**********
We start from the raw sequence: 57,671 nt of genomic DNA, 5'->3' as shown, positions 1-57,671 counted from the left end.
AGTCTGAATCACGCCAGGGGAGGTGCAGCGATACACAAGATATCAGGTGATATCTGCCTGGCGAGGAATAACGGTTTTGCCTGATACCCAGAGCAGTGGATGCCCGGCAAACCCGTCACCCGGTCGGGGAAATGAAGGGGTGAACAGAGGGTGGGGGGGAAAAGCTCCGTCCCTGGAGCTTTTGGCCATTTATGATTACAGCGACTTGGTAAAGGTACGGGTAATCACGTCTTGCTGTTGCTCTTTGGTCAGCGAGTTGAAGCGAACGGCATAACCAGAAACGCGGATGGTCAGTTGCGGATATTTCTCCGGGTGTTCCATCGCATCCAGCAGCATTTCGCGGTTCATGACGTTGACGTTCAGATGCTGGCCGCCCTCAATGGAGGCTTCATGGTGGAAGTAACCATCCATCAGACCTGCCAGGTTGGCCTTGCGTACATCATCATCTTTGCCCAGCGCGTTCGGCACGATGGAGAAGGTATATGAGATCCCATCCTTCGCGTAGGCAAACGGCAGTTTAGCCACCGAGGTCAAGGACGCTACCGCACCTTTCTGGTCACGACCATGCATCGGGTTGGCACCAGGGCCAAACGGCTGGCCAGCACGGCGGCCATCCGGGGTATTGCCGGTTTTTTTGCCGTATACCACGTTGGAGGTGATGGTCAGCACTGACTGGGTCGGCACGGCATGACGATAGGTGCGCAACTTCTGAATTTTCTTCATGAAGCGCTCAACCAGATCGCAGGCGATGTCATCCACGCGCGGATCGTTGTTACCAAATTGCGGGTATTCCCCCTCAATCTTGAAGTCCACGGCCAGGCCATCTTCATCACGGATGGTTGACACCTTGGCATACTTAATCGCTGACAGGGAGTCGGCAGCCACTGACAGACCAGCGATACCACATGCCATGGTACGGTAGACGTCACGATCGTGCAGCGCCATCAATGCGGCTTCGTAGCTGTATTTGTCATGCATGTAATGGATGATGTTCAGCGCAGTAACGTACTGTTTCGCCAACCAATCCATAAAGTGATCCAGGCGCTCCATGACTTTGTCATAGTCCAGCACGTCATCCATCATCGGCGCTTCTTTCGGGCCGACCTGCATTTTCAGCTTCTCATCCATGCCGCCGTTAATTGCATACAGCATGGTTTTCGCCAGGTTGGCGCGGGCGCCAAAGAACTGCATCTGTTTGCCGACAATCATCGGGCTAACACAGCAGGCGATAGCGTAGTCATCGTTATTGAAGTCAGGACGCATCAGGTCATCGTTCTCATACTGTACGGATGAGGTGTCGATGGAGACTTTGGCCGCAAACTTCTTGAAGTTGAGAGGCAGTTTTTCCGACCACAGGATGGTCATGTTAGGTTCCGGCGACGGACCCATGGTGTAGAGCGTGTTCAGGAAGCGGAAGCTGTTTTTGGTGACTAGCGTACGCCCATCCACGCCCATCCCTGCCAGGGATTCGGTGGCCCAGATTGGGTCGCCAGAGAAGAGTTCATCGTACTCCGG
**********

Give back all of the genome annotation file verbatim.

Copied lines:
We start from the raw sequence: 57,671 nt of genomic DNA, 5'->3' as shown, positions 1-57,671 counted from the left end.
AGTCTGAATCACGCCAGGGGAGGTGCAGCGATACACAAGATATCAGGTGATATCTGCCTGGCGAGGAATAACGGTTTTGCCTGATACCCAGAGCAGTGGATGCCCGGCAAACCCGTCACCCGGTCGGGGAAATGAAGGGGTGAACAGAGGGTGGGGGGGAAAAGCTCCGTCCCTGGAGCTTTTGGCCATTTATGATTACAGCGACTTGGTAAAGGTACGGGTAATCACGTCTTGCTGTTGCTCTTTGGTCAGCGAGTTGAAGCGAACGGCATAACCAGAAACGCGGATGGTCAGTTGCGGATATTTCTCCGGGTGTTCCATCGCATCCAGCAGCATTTCGCGGTTCATGACGTTGACGTTCAGATGCTGGCCGCCCTCAATGGAGGCTTCATGGTGGAAGTAACCATCCATCAGACCTGCCAGGTTGGCCTTGCGTACATCATCATCTTTGCCCAGCGCGTTCGGCACGATGGAGAAGGTATATGAGATCCCATCCTTCGCGTAGGCAAACGGCAGTTTAGCCACCGAGGTCAAGGACGCTACCGCACCTTTCTGGTCACGACCATGCATCGGGTTGGCACCAGGGCCAAACGGCTGGCCAGCACGGCGGCCATCCGGGGTATTGCCGGTTTTTTTGCCGTATACCACGTTGGAGGTGATGGTCAGCACTGACTGGGTCGGCACGGCATGACGATAGGTGCGCAACTTCTGAATTTTCTTCATGAAGCGCTCAACCAGATCGCAGGCGATGTCATCCACGCGCGGATCGTTGTTACCAAATTGCGGGTATTCCCCCTCAATCTTGAAGTCCACGGCCAGGCCATCTTCATCACGGATGGTTGACACCTTGGCATACTTAATCGCTGACAGGGAGTCGGCAGCCACTGACAGACCAGCGATACCACATGCCATGGTACGGTAGACGTCACGATCGTGCAGCGCCATCAATGCGGCTTCGTAGCTGTATTTGTCATGCATGTAATGGATGATGTTCAGCGCAGTAACGTACTGTTTCGCCAACCAATCCATAAAGTGATCCAGGCGCTCCATGACTTTGTCATAGTCCAGCACGTCATCCATCATCGGCGCTTCTTTCGGGCCGACCTGCATTTTCAGCTTCTCATCCATGCCGCCGTTAATTGCATACAGCATGGTTTTCGCCAGGTTGGCGCGGGCGCCAAAGAACTGCATCTGTTTGCCGACAATCATCGGGCTAACACAGCAGGCGATAGCGTAGTCATCGTTATTGAAGTCAGGACGCATCAGGTCATCGTTCTCATACTGTACGGATGAGGTGTCGATGGAGACTTTGGCCGCAAACTTCTTGAAGTTGAGAGGCAGTTTTTCCGACCACAGGATGGTCATGTTAGGTTCCGGCGACGGACCCATGGTGTAGAGCGTGTTCAGGAAGCGGAAGCTGTTTTTGGTGACTAGCGTACGCCCATCCACGCCCATCCCTGCCAGGGATTCGGTGGCCCAGATTGGGTCGCCAGAGAAGAGTTCATCGTACTCCGG